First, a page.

In the 1970s, many poets broke away from the linearity of classical poetry by making “typewriter art”—Steve McCaffery’s Carnival, for example, is a series of standard sheets of paper put through the typewriter, cut and pasted, and stamped to achieve a terrific revolution against the normal left-aligned typewritten page. Before McCaffery, poets like Marinetti rearranged the letterpress to make poems with words of varying weights, fonts, and sizes, adopting techniques from the advertising industry to illustrate how varying ways of writing words (the depiction of a word) made for different paths of reading and emphasis across a page.
It is time for the next revolution in printing. There are a number of things that word processing software needs to be able to do (unfortunately, the lovely people at Microsoft are probably not reading this). Even after the experiments of McCaffery, Marinetti, and countless other poets and poet-artists, we have not escaped the linear. Linearity is so inextricably built into the writing process, and into the printing process, that even when we have the resources to make nonlinear objects by using atypical materials such as glass, stamps, wood, ribbons, and other ductable items, we constantly create linear objects. Look to Charles Bernstein and Jay Sanders’ Poetry Plastique, which purports to collect three-dimensional poetry. Nearly all of the poems in the collection involve, imply, or base themselves on flatness (for practical purposes, a two-dimensionality). Although they may aspire, as the Constructivists did, to “move away from the line and onto the plane,” the planes presented are merely compounds of adjacent lines.
There are exceptions. To reveal the differences I will go through all of the exceptions. Then the reader may discover what is essentially linear about the poems omitted from the following list.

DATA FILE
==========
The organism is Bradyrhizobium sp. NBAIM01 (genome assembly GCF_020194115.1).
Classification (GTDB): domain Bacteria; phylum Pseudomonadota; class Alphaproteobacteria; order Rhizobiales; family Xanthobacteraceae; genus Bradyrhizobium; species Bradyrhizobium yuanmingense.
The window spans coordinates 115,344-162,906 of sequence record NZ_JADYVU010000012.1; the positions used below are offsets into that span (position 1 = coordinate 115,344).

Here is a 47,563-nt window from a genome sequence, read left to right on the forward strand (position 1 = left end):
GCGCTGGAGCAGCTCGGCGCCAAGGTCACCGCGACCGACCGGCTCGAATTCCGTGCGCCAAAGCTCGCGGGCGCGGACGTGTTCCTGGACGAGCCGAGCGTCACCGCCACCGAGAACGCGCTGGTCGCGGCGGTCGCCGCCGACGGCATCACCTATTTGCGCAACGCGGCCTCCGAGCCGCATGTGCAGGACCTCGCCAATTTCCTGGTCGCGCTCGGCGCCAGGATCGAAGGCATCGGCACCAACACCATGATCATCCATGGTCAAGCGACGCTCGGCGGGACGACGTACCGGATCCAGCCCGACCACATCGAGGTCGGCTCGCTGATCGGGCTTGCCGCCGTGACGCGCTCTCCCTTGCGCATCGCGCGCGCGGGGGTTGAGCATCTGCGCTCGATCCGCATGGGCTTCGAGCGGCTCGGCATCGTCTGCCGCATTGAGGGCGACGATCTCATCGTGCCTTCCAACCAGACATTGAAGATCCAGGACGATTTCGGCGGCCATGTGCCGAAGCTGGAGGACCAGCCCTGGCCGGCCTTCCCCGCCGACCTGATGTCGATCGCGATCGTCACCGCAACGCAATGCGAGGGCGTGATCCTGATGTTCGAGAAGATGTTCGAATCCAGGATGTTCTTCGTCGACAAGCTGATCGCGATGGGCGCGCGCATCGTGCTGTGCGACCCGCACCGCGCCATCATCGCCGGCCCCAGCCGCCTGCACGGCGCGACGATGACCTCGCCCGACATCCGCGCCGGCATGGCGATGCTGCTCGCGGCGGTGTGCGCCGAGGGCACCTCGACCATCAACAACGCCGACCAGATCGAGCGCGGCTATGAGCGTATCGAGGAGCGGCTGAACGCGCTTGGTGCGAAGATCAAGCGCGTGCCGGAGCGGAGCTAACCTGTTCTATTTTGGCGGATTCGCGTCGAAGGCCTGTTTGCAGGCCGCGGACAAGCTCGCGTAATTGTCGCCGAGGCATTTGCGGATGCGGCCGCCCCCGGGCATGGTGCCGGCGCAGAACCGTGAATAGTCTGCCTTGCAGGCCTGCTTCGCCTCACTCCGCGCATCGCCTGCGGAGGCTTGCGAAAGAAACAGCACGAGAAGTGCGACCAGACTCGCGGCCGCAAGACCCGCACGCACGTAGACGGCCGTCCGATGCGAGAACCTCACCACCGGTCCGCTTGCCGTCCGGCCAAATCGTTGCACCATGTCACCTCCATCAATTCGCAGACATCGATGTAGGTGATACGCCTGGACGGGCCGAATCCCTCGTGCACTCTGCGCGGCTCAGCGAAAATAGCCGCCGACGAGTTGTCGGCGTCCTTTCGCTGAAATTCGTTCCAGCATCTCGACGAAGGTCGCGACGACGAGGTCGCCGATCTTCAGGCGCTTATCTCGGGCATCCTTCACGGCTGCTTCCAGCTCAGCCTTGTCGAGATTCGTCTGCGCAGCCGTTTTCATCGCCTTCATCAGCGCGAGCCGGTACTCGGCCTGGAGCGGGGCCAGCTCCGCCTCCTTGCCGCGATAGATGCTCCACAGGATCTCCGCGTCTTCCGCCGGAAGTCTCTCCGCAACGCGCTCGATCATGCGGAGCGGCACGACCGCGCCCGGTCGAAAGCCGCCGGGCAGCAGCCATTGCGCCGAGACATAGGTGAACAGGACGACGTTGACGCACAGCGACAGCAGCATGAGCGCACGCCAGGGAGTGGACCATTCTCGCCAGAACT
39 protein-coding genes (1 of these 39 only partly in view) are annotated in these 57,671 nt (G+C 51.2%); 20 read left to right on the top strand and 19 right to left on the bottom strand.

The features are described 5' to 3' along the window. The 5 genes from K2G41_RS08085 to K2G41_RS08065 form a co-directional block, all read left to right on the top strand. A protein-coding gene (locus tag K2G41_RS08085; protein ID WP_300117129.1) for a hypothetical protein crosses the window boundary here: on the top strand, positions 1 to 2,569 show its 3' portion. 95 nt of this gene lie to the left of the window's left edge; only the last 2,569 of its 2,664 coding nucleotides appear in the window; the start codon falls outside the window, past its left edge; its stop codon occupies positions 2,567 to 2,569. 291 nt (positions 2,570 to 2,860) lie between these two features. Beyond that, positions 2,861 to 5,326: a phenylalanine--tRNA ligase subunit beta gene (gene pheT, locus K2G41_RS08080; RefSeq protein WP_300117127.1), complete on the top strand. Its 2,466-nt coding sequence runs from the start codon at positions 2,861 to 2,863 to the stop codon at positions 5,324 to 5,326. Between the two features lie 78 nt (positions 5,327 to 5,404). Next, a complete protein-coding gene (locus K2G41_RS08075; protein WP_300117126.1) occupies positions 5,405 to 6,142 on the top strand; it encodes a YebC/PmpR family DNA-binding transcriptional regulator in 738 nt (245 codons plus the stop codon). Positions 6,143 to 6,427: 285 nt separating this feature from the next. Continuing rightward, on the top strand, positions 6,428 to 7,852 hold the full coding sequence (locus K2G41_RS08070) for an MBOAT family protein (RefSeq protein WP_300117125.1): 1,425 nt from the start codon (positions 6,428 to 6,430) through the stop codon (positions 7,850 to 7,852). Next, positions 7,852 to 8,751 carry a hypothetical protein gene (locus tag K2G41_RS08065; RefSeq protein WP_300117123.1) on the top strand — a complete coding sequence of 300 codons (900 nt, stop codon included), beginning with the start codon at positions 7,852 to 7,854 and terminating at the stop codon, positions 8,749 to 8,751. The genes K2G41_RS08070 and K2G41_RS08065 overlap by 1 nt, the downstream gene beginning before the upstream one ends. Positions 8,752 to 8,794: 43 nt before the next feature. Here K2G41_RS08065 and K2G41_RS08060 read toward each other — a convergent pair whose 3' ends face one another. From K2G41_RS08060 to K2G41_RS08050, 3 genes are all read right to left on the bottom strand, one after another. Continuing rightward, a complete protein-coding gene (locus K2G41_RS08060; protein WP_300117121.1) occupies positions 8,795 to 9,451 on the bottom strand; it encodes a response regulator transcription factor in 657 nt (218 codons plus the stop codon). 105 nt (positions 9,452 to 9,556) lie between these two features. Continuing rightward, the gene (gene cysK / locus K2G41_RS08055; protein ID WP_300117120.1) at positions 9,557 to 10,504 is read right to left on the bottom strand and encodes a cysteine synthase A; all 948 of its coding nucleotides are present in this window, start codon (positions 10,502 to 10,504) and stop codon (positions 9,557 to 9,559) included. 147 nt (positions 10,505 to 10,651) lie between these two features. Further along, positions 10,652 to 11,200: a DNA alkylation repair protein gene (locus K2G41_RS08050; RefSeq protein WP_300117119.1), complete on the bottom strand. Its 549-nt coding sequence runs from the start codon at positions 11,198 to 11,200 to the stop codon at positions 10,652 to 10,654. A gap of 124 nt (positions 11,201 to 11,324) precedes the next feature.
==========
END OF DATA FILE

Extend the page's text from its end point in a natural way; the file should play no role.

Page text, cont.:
1. John Cage’s Not Wanting to Say Anything about Marcel. A stack of page-like glass rectangles, Not Wanting allows words to fragment and accumulate in turn—depending, in some cases, on the reader’s physical relation to the stack—and never allows one to take for granted any unit of meaning. No phrases exist. Words fracture. Partial letters slip into the murk of transparency. In the flatness of the pictures included in the Poetry Plastique exhibition catalog (Granary Press), one can see or imagine the three-dimensionality of the object, which itself takes advantage of all three dimensions to allow words to hide behind each other or escape from their strata depending on the viewpoint of the reader.What makes a space transcend the linear, even when one uses language that is considered essentially linear? In the Poetry Plastique exhibit we see two mechanisms. First, stratification: words that fracture, cover one another. Shearing and torsion. Plate tectonics of the flat space make flat spaces occupy dimensions. Imagine a transparent piece of paper with words written on it. Roll up the paper so that it cannot unroll into flatness again. One can still read the words, but—however linearly they were first inscribed onto the page—they occupy a dimensional space, and can thus be physically read in many ways. Another example: think of Time, a quality often associated with poetry (words are often assumed to be durational, and many experiments with poetry-in-space are intended as experiments with reading “delays” or other interruptions of Time). We often assume that Time is linear, like a string from the past to the future. Take the string and knot it. Where is the future? Where is the past? Location of things along a line is thwarted as soon as the line enters the next dimension. Overturning the assumptions that the page is flat and words run linearly along it can easily make revolutions in poetry. Even a seemingly “flat” page need not be featureless or new. A page may have built-in gravitational pulls, topological features, remnants of dimensions, folds, and history without being a palimpsest (there need not be meaningful traces) and without attending to the “plastique” as such, the three-dimensional space.